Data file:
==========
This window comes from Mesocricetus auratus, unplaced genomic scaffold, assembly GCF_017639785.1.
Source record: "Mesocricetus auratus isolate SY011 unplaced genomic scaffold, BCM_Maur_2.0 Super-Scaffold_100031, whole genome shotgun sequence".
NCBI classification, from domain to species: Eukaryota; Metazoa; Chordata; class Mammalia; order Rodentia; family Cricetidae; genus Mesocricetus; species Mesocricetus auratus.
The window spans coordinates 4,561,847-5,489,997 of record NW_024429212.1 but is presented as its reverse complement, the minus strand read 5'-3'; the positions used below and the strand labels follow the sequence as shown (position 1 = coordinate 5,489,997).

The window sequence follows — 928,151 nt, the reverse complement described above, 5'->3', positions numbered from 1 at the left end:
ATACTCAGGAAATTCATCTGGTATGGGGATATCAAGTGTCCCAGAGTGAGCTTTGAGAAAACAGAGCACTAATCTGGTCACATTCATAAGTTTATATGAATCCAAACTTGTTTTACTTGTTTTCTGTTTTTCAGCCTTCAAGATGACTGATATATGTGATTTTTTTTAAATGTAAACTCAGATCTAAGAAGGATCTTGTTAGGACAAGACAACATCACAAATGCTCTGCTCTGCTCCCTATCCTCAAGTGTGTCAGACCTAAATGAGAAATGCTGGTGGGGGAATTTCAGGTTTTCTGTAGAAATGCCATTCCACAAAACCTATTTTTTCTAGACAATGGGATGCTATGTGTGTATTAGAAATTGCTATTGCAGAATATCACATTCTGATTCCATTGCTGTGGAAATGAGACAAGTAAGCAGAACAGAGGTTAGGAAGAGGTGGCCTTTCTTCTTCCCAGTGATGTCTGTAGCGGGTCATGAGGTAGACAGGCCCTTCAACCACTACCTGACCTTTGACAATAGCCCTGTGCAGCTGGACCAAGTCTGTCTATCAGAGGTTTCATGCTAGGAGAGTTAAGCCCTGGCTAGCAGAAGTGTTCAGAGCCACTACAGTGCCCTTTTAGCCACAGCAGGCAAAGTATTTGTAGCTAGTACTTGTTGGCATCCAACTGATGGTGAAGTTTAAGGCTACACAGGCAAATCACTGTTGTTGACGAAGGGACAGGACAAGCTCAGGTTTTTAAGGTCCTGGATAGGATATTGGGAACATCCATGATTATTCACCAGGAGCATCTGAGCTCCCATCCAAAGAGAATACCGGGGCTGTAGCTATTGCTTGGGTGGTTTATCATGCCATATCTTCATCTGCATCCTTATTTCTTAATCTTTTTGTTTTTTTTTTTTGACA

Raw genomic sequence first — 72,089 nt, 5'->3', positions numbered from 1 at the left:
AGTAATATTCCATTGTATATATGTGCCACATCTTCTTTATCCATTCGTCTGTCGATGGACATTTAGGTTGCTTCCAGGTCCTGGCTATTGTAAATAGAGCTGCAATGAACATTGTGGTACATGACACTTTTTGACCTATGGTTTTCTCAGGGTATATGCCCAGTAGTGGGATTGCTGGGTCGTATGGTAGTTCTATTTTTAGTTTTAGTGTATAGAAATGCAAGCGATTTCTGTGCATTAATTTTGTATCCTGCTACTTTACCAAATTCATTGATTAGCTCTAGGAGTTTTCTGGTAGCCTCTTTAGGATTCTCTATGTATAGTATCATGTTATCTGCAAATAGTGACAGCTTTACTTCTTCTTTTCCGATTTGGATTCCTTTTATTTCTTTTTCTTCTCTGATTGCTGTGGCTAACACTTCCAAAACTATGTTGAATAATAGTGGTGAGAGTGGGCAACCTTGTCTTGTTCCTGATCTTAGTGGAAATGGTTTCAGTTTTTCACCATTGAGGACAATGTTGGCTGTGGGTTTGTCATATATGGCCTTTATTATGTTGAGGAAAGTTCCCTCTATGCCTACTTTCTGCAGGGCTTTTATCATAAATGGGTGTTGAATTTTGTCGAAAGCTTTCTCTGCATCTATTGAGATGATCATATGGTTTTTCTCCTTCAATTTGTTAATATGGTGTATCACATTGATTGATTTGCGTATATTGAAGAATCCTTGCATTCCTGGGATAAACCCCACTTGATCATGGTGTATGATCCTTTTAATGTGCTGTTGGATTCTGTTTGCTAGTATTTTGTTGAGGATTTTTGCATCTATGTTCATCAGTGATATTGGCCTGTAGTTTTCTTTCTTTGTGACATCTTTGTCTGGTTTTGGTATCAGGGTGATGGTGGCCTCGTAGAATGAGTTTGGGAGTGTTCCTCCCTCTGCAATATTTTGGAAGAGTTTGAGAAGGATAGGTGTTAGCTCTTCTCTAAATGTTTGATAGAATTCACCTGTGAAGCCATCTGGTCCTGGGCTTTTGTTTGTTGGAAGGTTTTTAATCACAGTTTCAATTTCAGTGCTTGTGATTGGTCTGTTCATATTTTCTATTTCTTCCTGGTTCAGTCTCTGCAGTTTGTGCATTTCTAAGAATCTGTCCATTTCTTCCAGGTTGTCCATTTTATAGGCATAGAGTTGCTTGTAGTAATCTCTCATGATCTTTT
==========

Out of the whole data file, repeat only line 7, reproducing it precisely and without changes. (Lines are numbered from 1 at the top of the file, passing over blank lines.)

Raw genomic sequence first — 72,089 nt, 5'->3', positions numbered from 1 at the left: